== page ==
Visualizing spatial data is an important task. In this mini-tutorial, you will learn how to quickly visualize OpenStreetMap (OSM) data with PostGIS and QGIS. The idea is to get you started as fast as possible, and to make the most out of your data.
QGIS is freely available as Open Source software and can be used free of charge. It is a powerful tool to edit and visualize spatial data which is ideally stored in a PostGIS-enabled PostgreSQL database.
First, download QGIS from the official website.
Once the package has been downloaded, you can simply follow the installation instructions. The following gallery shows how this works. Installing QGIS should be relatively easy.
Deploying PostgreSQL and loading OSM data
The next thing we have to do is to install PostgreSQL and to load OpenStreetMap (OSM) data. There are various ways to load OSM data. Many people use osm2pgsql, which has become pretty popular over the years. If you want to learn more about loading OSM data into a PostgreSQL database, please check out Florian Nadler’s excellent OSM / PostgreSQL tutorial dealing with this issue.
Since we want to primarily focus on QGIS-related questions here, I have used Scalefield to create a small PostgreSQL instance and to load OSM data directly. Scalefield comes with a built-in mechanism to populate data sets directly during the provisioning process of your PostgreSQL service, as shown in the next gallery.
Creating maps with QGIS
Make sure that you have deployed your desired OpenStreetMap data. In my example, I simply loaded OSM data for Andorra because it is the quickest way to get started. However, any other data set will serve the same purpose.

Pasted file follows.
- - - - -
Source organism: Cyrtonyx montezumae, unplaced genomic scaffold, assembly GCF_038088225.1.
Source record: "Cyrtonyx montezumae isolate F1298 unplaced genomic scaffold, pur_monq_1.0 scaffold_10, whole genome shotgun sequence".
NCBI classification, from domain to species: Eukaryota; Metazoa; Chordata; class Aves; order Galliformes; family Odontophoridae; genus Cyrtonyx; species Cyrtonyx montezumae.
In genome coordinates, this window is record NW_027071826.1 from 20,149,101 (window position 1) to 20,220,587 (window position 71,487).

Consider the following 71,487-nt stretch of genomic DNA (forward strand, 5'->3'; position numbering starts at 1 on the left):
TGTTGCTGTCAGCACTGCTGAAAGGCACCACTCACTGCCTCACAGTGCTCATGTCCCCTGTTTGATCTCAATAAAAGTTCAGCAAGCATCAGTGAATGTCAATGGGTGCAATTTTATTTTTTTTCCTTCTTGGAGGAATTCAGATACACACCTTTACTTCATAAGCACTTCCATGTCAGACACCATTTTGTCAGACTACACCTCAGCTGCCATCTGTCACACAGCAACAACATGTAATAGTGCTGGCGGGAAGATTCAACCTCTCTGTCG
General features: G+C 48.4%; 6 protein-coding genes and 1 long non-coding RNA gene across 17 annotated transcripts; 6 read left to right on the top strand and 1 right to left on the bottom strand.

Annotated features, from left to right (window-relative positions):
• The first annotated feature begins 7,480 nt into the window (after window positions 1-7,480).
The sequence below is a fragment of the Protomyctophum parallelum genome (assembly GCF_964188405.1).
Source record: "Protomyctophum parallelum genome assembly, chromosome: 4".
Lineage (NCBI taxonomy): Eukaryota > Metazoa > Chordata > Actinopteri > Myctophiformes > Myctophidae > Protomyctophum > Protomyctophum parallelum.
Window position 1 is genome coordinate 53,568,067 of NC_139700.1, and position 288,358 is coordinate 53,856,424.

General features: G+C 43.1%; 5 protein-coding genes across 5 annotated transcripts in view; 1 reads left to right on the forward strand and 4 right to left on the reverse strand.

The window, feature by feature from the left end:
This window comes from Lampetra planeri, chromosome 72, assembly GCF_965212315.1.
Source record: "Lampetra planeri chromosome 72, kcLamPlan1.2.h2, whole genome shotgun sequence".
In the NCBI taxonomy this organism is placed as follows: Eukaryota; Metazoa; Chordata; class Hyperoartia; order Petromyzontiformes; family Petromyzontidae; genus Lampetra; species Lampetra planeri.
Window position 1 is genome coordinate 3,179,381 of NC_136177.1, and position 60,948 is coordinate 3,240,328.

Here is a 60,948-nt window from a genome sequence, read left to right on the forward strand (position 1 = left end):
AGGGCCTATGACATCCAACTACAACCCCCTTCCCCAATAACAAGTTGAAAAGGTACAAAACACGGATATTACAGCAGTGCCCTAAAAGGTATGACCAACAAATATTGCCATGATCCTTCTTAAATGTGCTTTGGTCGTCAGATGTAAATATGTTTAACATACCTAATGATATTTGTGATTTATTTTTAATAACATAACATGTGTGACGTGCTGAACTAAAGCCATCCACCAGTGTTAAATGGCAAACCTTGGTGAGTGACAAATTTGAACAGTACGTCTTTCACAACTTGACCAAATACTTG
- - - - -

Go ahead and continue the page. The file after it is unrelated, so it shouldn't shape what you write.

If you want to use QGIS to visualize your spatial data, the first thing is to define the database connection you want to use. Click on “Create a New PostGIS connection” and fill out the connection data in the form which pops up.
The beauty here is that QGIS allows you to immediately verify the database connection to ensure that the connection works smoothly later on.
The core concept we are looking at here is the idea of a “layer”. A map is not usually made out of a simple column, but consists of various types of information all put into a single image. In our case we want to use columns from all four OSM tables. We can select the Andorra data set on the left side and mark those columns. QGIS will visualize the selected data for us immediately.
Voilà, you have visualized your first OSM data set. As you can see, the process only takes a couple of minutes. However, QGIS offers a lot more. You can create all kinds of fancy maps, and even edit your data. Speedy and practical!
For a tutorial on using PostGIS to calculate optimized trip costs, see Florian Nadler’s post on the Traveling Salesman Problem.